If you are the proprietor of a business that holds a license to sell or serve liquor, you are subject to the Liquor License Act. If you are deemed to have violated this act in some way, the Alcohol and Gaming Commission of Ontario (AGCO) may seek to charge you with a regulatory offence.
Alcohol and Gaming Commission of Ontario (AGCO): Investigating Liquor License Act Incidents
If you are deemed to have violated the Liquor License Act (LLA), you may receive a Notice of Incident from the Alcohol and Gaming Commission of Ontario. This is essentially an informational letter informing you that a violation of the Liquor License Act had been reported and is being investigated further. The note will inform you that the Deputy Registrar of the Alcohol and Gaming Commission of Ontario is considering the incident and will consider any information you wish to provide in your defence.
This is a good time to consider consulting with a lawyer. You should do so before sending any information to the AGCO. You do not know if the information you are sending may actually hurt your case and implicate you further. Obviously this is the last thing you would want to do; consult with a lawyer first. (Many lawyers such as those at our firm will have this conversation with you for free; take advantage of this resource.)
Alcohol and Gaming Commission of Ontario: Inspection Reports
Along with the incident notice, you will likely receive from the Alcohol and Gaming Commission an inspection report. This represents the details of the allegations made against your business. It will include the listed violations of the Liquor License Act that are alleged as well as the detailed notes of the inspector. This is essentially the case against you.
A lawyer knowledgeable in the Liquor License Act in experienced in litigation generally can help identifies the weaknesses in the case against you and defences available to you.
Penalties for Violations of the Liquor License Act
Upon the completion of its investigation, the Deputy Registrar of the ACGO will issue one of the following decisions:
a) Taking no further action;
b) Issuing a written warning;
c) Imposing an Order of Monetary Penalty;
d) Issuing a Notice of Proposal to attach conditions to a license;
e) Issuing a Notice of Proposal to suspend the license or to revoke the license;
f) Designating the license holder and/or premises for purposes of risk-based licensing and imposing conditions.
Obviously the first option is the desired outcome and the decisions get progressively worse from there.
Needless to say, the implications of an alleged violation range from non-affective to completely ruinous of the operation of your business. The next step after you get the initial incident notice may be a decision of suspension of your liquor license. This is why it is so important to proceed with caution and consult a lawyer.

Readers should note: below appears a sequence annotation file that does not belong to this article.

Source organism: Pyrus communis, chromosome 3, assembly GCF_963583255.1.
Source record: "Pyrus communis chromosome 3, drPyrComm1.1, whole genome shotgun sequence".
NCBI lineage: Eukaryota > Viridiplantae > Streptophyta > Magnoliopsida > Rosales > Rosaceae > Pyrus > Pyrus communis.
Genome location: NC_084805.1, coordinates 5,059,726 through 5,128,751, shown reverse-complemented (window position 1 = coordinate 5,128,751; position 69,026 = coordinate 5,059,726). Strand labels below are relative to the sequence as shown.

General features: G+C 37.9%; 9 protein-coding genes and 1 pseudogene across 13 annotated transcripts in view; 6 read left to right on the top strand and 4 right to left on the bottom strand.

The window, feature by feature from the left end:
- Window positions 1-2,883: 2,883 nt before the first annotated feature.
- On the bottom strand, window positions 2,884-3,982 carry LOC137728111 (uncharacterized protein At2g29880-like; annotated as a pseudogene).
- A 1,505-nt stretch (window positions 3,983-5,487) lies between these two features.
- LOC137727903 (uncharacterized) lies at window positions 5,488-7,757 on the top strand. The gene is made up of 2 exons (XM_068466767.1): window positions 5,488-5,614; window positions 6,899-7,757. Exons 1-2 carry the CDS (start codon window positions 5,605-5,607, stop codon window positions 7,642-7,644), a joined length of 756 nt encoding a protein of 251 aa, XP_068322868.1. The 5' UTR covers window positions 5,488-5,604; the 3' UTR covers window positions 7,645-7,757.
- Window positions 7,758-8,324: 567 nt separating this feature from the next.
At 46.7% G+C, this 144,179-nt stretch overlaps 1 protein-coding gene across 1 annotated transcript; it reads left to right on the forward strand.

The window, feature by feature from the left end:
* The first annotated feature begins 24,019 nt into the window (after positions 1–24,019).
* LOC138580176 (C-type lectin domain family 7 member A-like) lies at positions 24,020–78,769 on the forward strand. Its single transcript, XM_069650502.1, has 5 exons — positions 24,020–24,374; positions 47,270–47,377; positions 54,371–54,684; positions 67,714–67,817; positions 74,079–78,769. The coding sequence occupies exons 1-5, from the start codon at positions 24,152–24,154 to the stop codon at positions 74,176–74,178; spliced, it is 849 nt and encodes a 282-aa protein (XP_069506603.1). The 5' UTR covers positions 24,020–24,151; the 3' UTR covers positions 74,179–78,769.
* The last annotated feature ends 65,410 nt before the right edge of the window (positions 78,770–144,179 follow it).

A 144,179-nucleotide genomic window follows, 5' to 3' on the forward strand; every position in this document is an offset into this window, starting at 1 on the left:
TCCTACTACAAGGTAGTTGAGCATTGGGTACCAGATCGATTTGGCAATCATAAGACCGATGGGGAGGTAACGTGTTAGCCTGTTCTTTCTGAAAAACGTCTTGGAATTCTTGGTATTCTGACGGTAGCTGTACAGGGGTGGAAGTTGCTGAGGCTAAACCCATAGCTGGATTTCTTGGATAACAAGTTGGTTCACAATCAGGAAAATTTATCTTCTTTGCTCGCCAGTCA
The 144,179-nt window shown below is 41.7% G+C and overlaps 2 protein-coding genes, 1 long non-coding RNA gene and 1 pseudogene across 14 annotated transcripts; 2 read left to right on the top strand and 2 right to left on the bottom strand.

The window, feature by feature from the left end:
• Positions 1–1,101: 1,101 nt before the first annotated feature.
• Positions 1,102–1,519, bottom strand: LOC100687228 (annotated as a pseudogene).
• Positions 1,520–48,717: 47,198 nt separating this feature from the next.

License Appeal Tribunal: Appealing Decisions of Liquor License Act Violations
The License Appeal Tribunal is the administrative body before which one can appeal any of the following: a Notice of Proposal, an Order of Monetary Penalty, or a Notice of Proposed Order.
If you lose this appeal, there may be an opportunity to appeal the decision of the tribunal, before the courts.
Hiring a Lawyer to Assist with your Alleged Liquor License Act Violation
Do not wait until a decision has been rendered and you need to appeal that decision to consult with a lawyer.
If you are alleged to have violated the Liquor License Act, be sure that you are now pitted against a team of professionals who do not have your best interest in mind. For example, the Deputy Registrar’s incident notice invites you to provide them with information with respect to the alleged incident. Most people are familiar with the “right to remain silent” in the criminal context; this right exists in the Liquor License Violation context as well. The Alcohol and Gaming Commission of Ontario would love for you to implicate yourself further by proving information to them that you may think helps your case but in fact helps the AGCO take away your license to serve alcohol.
As it says right in the incident notice: “Please note that any information, materials and comments that you provide may be used as evidence against you in any hearing of a proposal to suspend, revoke or impose conditions or of an appeal of a monetary penalty. Therefore you may want to consult with your lawyer or paralegal before responding to this letter.”
You have the right to have a lawyer. If your business relies on your ability to serve alcohol, allegations of a violation are a very serious threat to your livelihood. This is a legal matter and it would be unnecessarily reckless to try and navigate the process without the help of a legal professional.
Call us at 416-999-8389 or e-mail me at email@example.com for a free consultationJordan Gold Barrister and Solicitor ROBICHAUD’S